FIG. 1 is a schematic of the MBE system used in carrying out the present invention.

FIG. 1.1 is a more detailed diagram of the effusion cell used in the MBE system illustrated in FIG. 1.

FIG. 2 shows the prior reported low doping efficiency difficulty of doping GaAs with Mg.

FIG. 3 illustrates the mass spectrum versus atomic mass unit (amu) of Ga effusion cell at about 1100 C. before and after the addition of Al. A 400X intensity scale change is in effect for the region in which amu>140.

FIG. 4 illustrates a GaAs PN junction having a p-type GaAs layer grown in accordance with the teachings of the present invention.

BEST MODE FOR CARRYING OUT THE INVENTION

Referring to FIG. 1, there is shown in a simplified diagram the major components of an MBE apparatus for growing epitaxial films of Group III(a)-V(a) compounds.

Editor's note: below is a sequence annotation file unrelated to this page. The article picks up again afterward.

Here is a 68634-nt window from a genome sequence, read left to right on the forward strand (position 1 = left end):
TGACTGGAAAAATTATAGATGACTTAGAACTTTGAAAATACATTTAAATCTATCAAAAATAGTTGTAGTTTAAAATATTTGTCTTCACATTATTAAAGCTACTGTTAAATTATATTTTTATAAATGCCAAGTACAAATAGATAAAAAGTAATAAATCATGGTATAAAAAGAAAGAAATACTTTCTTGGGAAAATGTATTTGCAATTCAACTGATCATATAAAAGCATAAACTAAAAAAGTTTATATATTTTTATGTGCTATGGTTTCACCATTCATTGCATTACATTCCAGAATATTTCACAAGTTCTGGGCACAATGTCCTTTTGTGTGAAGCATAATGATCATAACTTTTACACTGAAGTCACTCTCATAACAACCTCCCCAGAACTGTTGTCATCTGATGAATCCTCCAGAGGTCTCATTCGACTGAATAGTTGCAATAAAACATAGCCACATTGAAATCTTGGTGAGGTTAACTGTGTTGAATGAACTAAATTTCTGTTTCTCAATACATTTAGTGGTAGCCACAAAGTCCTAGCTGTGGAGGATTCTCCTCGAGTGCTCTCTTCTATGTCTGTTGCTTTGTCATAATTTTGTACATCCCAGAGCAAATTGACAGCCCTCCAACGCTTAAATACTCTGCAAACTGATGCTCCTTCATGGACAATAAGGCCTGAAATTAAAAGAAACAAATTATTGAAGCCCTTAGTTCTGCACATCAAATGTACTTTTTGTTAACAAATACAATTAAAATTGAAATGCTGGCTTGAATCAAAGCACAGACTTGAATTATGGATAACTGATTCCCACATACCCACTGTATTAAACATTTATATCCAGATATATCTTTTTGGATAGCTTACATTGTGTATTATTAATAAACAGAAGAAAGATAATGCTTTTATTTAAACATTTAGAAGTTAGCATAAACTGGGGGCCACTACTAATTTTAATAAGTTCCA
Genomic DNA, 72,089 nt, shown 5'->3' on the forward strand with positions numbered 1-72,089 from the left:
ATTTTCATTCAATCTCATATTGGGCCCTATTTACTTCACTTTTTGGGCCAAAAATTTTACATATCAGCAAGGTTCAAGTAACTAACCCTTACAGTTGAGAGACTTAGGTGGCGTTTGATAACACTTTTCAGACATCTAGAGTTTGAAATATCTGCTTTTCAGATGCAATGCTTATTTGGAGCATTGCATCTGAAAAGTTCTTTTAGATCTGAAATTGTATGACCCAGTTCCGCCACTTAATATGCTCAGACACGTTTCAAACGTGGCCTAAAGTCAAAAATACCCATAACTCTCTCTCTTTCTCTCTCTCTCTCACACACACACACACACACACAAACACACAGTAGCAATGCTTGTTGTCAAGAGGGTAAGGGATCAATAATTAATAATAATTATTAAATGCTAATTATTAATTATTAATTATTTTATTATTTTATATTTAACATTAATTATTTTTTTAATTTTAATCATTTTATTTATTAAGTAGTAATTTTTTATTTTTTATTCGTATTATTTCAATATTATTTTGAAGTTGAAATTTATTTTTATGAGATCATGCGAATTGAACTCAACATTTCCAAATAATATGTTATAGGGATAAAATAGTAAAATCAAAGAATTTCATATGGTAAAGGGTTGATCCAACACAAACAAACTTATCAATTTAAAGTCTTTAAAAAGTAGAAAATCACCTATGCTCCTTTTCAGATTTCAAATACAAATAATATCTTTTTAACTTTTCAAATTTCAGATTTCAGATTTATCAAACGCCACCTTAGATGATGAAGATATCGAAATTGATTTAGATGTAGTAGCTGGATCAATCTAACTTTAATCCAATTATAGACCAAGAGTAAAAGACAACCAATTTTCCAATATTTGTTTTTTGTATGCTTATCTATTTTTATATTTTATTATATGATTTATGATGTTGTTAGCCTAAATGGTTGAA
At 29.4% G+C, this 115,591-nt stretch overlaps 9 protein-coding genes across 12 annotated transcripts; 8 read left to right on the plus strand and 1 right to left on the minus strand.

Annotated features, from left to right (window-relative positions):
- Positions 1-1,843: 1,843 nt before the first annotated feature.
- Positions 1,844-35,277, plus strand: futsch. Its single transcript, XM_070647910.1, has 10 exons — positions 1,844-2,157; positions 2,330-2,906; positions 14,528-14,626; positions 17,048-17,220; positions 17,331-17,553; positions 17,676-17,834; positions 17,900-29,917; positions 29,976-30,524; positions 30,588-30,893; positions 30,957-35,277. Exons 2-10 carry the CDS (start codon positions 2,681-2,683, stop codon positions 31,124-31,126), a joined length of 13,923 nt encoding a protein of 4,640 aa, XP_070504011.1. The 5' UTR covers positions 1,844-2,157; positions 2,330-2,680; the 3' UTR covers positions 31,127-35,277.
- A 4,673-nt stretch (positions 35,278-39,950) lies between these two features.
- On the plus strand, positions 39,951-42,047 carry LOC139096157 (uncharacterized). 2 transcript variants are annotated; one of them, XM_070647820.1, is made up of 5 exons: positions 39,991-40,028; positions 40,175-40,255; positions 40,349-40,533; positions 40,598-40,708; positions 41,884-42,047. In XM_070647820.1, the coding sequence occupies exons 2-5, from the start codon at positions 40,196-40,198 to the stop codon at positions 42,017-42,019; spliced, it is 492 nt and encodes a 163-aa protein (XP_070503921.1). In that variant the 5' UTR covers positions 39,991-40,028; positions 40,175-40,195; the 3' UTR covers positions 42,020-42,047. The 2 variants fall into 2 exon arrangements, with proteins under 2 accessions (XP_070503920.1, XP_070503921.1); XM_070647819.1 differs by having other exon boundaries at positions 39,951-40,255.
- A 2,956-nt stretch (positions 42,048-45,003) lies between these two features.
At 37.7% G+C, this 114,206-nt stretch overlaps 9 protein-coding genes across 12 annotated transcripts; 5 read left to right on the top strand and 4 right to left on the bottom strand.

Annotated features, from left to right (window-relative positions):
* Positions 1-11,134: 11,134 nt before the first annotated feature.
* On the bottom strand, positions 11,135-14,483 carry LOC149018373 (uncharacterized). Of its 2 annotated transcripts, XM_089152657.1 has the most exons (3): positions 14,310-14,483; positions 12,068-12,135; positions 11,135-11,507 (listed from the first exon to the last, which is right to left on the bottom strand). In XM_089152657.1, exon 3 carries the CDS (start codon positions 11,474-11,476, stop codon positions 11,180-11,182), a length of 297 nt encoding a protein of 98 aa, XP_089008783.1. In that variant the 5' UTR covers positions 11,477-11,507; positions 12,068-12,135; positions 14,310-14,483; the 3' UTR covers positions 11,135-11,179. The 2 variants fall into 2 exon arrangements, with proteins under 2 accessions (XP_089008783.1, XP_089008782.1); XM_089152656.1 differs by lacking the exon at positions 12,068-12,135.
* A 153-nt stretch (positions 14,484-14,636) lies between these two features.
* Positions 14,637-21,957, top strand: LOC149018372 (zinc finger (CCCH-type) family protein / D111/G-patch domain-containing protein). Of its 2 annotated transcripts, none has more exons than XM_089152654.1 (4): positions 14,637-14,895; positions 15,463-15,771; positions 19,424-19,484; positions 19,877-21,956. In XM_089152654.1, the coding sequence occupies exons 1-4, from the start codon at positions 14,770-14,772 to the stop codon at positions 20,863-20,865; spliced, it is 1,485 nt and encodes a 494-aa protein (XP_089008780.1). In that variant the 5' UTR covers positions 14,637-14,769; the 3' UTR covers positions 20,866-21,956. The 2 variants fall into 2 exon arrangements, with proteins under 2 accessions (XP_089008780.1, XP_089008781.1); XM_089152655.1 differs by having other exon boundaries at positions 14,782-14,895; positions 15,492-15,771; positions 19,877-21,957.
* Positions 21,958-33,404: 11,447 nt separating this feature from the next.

MBE apparatus of this type are known. For instance, U.S. Pat. No. 3,974,002 to H. C. Casey, Jr., et al, describes in some details such a system. The MBE apparatus, such as the one shown in FIG. 1, comprises a vacuum chamber 10 containing therein cylindrical guns, typically Knudsen effusion cells 18 and 20, thermally insulated from one another by wrapping each cell 18 and 20 with a heat shielding material not shown. Effusion cells 18 and 20 are disposed within cylindrical liquid nitrogen cooling shroud 16 which has a collimating aperture 17. An MBE system may contain one or more cooling shroud. A movable shutter 26 is utilized to block aperture 17 at a preselected time when it is desired that a particular beam not impinge upon a substrate 14. Substrate 14 is attached and supported by substrate holder 12. The temperature of substrate 14 can be raised by a heater (not shown) attached thereto.